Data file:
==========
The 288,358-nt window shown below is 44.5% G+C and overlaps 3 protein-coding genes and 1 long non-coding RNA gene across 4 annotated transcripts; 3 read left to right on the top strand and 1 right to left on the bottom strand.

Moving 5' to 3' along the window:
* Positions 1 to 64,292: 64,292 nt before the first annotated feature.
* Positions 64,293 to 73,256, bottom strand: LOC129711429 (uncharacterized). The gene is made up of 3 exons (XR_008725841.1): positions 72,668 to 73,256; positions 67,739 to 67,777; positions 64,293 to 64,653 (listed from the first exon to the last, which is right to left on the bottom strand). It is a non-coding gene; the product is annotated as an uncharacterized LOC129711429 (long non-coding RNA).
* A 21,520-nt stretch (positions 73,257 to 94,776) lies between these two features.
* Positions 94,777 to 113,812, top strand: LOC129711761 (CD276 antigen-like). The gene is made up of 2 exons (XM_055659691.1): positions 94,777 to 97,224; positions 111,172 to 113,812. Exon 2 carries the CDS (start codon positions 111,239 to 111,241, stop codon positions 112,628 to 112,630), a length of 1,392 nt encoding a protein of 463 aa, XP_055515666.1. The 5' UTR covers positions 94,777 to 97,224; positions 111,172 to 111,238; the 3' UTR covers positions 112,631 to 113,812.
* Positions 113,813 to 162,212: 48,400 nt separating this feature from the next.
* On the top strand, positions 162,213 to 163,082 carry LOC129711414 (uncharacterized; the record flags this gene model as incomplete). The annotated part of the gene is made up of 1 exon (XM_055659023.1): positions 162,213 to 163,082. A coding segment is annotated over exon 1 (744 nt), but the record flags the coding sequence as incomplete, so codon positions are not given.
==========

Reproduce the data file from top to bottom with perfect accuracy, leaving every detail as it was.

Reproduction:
The 288,358-nt window shown below is 44.5% G+C and overlaps 3 protein-coding genes and 1 long non-coding RNA gene across 4 annotated transcripts; 3 read left to right on the top strand and 1 right to left on the bottom strand.

Moving 5' to 3' along the window:
* Positions 1 to 64,292: 64,292 nt before the first annotated feature.
* Positions 64,293 to 73,256, bottom strand: LOC129711429 (uncharacterized). The gene is made up of 3 exons (XR_008725841.1): positions 72,668 to 73,256; positions 67,739 to 67,777; positions 64,293 to 64,653 (listed from the first exon to the last, which is right to left on the bottom strand). It is a non-coding gene; the product is annotated as an uncharacterized LOC129711429 (long non-coding RNA).
* A 21,520-nt stretch (positions 73,257 to 94,776) lies between these two features.
* Positions 94,777 to 113,812, top strand: LOC129711761 (CD276 antigen-like). The gene is made up of 2 exons (XM_055659691.1): positions 94,777 to 97,224; positions 111,172 to 113,812. Exon 2 carries the CDS (start codon positions 111,239 to 111,241, stop codon positions 112,628 to 112,630), a length of 1,392 nt encoding a protein of 463 aa, XP_055515666.1. The 5' UTR covers positions 94,777 to 97,224; positions 111,172 to 111,238; the 3' UTR covers positions 112,631 to 113,812.
* Positions 113,813 to 162,212: 48,400 nt separating this feature from the next.
* On the top strand, positions 162,213 to 163,082 carry LOC129711414 (uncharacterized; the record flags this gene model as incomplete). The annotated part of the gene is made up of 1 exon (XM_055659023.1): positions 162,213 to 163,082. A coding segment is annotated over exon 1 (744 nt), but the record flags the coding sequence as incomplete, so codon positions are not given.